Nine Tips for Nine Months

I’ve been asked to participate in American Recall Center’s project, “9 tips for 9 months”; sharing some things from my experiences with pregnancy discomfort and how to deal with it.
-By the way, this is not a pregnancy announcement. Just lettin’ you know. 🙂

I’m going to try to address issues that are common in pregnancy, but of course I won’t be able to cover them all. We’ll look at natural ways to help your body do its best work of growing that sweet little baby inside of you! Of course I am not a doctor, this is just my opinion, knowledge and experience.

I believe that women were created to give birth, and that treating a pregnancy as an illness is not the way to go. There are plenty of ways to help with those discomforts without resorting to drugs, and you’ll feel so much better knowing there are no potentially harmful side-effects. Plus, your body will thank you!

So here we go! This is kind of a long post, but keep reading because there’s a wealth of information in here.

Issue #1: Fatigue

This is always my first indicator of being pregnant, especially with my second baby since I was chasing a toddler around. I was SO tired ALL the time and felt like I just needed to lay down and sleep….Then after the second baby came the third and I was chasing two kids around… oh the fatigue!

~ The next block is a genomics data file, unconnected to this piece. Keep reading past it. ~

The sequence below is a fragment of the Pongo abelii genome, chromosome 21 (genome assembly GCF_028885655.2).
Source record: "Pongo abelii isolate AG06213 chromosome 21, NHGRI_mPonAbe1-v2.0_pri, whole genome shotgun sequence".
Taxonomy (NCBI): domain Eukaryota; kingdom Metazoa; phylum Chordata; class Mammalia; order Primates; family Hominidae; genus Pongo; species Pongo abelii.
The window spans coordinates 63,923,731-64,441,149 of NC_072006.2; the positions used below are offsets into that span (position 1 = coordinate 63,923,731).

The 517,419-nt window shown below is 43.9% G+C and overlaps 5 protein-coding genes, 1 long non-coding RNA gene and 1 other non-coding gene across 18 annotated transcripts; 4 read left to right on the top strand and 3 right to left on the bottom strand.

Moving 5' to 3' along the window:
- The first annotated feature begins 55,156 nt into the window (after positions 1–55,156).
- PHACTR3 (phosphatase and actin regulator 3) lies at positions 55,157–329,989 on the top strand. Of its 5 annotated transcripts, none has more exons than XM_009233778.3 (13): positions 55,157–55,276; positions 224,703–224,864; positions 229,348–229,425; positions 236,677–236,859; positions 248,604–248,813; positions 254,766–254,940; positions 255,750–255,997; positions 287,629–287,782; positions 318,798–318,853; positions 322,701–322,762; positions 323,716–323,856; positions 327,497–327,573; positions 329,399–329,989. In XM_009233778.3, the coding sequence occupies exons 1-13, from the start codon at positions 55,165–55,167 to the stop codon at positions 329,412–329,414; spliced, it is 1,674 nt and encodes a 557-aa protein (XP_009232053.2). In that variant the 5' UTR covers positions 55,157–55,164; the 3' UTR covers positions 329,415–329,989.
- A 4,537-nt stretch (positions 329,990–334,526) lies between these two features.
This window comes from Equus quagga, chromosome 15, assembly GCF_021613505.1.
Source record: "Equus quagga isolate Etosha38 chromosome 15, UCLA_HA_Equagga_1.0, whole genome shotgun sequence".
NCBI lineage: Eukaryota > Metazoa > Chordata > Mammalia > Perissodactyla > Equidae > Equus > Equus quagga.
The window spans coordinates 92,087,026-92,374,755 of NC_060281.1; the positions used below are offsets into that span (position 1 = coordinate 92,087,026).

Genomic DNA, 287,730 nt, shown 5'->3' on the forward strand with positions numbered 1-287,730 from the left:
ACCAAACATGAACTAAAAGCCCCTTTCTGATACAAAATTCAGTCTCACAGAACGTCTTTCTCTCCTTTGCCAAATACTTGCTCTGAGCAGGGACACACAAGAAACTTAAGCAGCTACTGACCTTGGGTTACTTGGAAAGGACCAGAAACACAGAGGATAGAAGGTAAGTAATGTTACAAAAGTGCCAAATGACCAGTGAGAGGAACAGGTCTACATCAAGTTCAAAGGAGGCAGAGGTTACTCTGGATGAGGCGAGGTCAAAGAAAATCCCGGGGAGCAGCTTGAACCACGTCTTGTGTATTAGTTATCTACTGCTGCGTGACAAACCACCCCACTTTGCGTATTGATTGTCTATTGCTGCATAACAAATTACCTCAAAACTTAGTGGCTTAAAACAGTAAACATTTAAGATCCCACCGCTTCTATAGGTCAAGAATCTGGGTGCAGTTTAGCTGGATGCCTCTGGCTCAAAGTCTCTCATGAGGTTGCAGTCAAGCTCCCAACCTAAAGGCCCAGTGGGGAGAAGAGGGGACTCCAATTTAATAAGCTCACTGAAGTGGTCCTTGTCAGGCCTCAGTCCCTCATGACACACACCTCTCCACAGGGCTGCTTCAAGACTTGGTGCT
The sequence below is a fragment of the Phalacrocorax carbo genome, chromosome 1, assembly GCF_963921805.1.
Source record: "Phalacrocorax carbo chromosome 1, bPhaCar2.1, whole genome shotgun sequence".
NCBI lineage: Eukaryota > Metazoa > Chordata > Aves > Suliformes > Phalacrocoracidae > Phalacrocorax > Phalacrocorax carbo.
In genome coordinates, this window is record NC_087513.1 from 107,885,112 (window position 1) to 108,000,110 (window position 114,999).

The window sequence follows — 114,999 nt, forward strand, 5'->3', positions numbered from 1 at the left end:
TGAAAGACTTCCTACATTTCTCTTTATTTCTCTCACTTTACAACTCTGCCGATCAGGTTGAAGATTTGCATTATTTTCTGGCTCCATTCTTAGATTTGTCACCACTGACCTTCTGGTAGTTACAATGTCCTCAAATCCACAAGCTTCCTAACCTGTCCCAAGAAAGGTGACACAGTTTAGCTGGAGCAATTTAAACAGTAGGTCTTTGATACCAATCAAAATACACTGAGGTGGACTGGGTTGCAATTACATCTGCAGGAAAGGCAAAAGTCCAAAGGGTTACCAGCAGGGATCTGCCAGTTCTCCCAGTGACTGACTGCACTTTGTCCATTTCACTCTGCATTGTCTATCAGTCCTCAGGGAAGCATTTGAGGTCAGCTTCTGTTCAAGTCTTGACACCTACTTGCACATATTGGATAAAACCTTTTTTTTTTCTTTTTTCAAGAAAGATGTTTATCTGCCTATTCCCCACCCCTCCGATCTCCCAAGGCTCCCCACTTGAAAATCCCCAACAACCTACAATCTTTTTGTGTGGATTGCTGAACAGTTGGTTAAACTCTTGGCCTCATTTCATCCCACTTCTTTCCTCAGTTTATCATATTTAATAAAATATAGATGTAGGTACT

Just pretend it's sunset...and rest.

Just pretend it’s sunset…and rest.

Tip #1: So lay down and sleep, Mama! The best way to deal with fatigue is to REST. Obviously if you have a toddler or other kids you are chasing around you can’t sleep the day away, but if your toddler naps, you can nap too! Or just lay on the couch and put a movie on for the kids. Or snuggle down in your bed all together and read stories with them- even if you can’t sleep at least you’re laying down, resting.  Also have your hubby help out more with the housework and laundry, or hire someone to come clean the house or ask your mom or a friend to come over and watch baby/kiddos while you rest. Go to bed earlier. Don’t do as much. Your body is going through a lot of changes really quickly so it needs to be pampered and well taken care of to grow that tiny little baby. Also, make sure you have a good, food-based prenatal vitamin that you take every day. Getting enough B vitamins will help with energy levels and it is vital that you are taking at least 400-800 mcg of folic acid daily to help guard against birth defects. Rainbow Light is a good brand to use. I use it as a women’s daily vitamin even when I’m not pregnant.